GAMBIT--A RETURN TO THE ROMANTIC
By Gary Good
This is to be the first in a series
of 3 articles dealing with the "romantic" gambit opening; 1.e4 e5 2.Nf3
Nc6 3.d4 exd4 4.c3!?
Mark Morss, the editor of HARD CHESS,
was the inspiration behind this project. During the early moves of our second
ICCF encounter with this gambit in the finals of the 13th USCC Championship
(US13F), Mark very kindly invited me to guest-write three articles on this
opening for his column. This is the first of those results, and I'd like to
dedicate this work to Mark and can only hope that it approaches the quality
standards of his previous work. Mark has agreed to collaborate with me in a
future article in annotating our two games from US12P01 and US13F, which were
both accepted variations of the gambit.
Mark has already explored one reply
accepting the gambit with 4....dxc3 5.Nxc3 in his January 1999
column entitled "The Importance of the Open Game, the Goring Gambit". However
over the past 1-1/2 centuries, white has also brazenly offered black a second
pawn after 4.....dxc3 5.Bc4!?, and in fact this is precisely
how the gambit was essayed in the "stem game" in 1877 at Leipzig, Germany by
Prof. C.T. Goring vs L. Paulsen, the well-known opponent of Paul Morphy and
Adolf Anderssen. Thus the name Goring Gambit, however, for those chess history
buffs, there has been a recent counterclaim by a German master, Helmut
Warzecha, in his 1993 monograph "Das Goring Gambit", where he claims to have
found a correspondence game between London & Edinburgh in 1824 in which the
first variation 5.Nxc3 was used!? Perhaps some readers can
research and clarify this bit of chess trivia. Nevertheless Goring's name has
appropriately remained with the opening, since he was the first to introduce it
into master play.
Another important point related to
chess opening "names" in this case is that this second variation 5.Bc4
is closely related to the Danish Gambit i.e.---1.e4 e5 2.d4
exd4 3.c3 dxc3 4.Bc4 etc. In fact some have named this line the
"Half-Danish" or "Danish with the Knights out". Therefore the student is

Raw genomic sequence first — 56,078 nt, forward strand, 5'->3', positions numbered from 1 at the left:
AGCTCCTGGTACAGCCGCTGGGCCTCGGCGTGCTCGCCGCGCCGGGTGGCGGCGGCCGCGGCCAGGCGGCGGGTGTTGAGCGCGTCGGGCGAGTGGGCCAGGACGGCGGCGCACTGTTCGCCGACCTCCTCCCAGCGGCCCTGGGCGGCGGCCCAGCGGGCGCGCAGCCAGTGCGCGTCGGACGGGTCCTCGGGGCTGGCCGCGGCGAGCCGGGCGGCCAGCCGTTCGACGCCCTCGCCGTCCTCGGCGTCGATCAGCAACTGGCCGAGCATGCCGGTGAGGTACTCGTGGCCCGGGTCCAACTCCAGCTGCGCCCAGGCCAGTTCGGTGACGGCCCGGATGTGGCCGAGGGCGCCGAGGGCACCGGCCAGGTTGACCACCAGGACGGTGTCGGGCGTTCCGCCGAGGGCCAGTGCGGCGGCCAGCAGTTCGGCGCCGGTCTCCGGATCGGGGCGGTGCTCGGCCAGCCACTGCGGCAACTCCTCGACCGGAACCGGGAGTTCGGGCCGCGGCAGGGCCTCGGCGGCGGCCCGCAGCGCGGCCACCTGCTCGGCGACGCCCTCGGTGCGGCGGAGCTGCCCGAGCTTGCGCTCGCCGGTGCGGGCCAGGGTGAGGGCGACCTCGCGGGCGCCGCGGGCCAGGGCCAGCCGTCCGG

strongly advised to study the theory of both openings, as transpositional
But first I'd like to begin this
series by analyzing the declined variations of the Goring Gambit, beginning
with what I believe is now the most popular method of declining by black
4....Nf6. I've been playing this gambit for some 40 years in
CC, and until Vytas Palciauskas' well publicized victory with this move over J.
Mondragon prior to his capturing the 10th World CC Championship in 1984,
4.....d5 had been the popular choice of those black players
who did not wish to venture into the shark-infested waters of
4......dxc3. The 4....d5 declining variation
will be addressed also in a later article.
It has been pontificated by many
opening experts in the past; "One can never refute a gambit by declining it",
but it has also been said, "Descretion is the better part of valor", especially
when one is unprepared OTB it might be added! Indeed, I myself have used
4.....Nf6 from the black side of the gambit on several
important occasions. This gambit has some very large teeth, and I would never
feel comfortable playing 4...dxc3 as black vs a very strong
player, in the fear that he would have some new "sockdolager" in the offing.
Hey, if it's good enough for the World Champ Vytas Palciauskas, then it's good
enough for me. Therefore I will annotate 2 games that I've played from the
white side in this line and one from the black side.
Game 1: Good
- Bacon US13F
Game 2: Abramson - Good USCF-85NF15
Game 3: Good
- Everitt NAPZ-M04
For version 4 browsers:
Java replay of all games
for a zipped file (with
in new ChessBase (CBH) and PGN formats.
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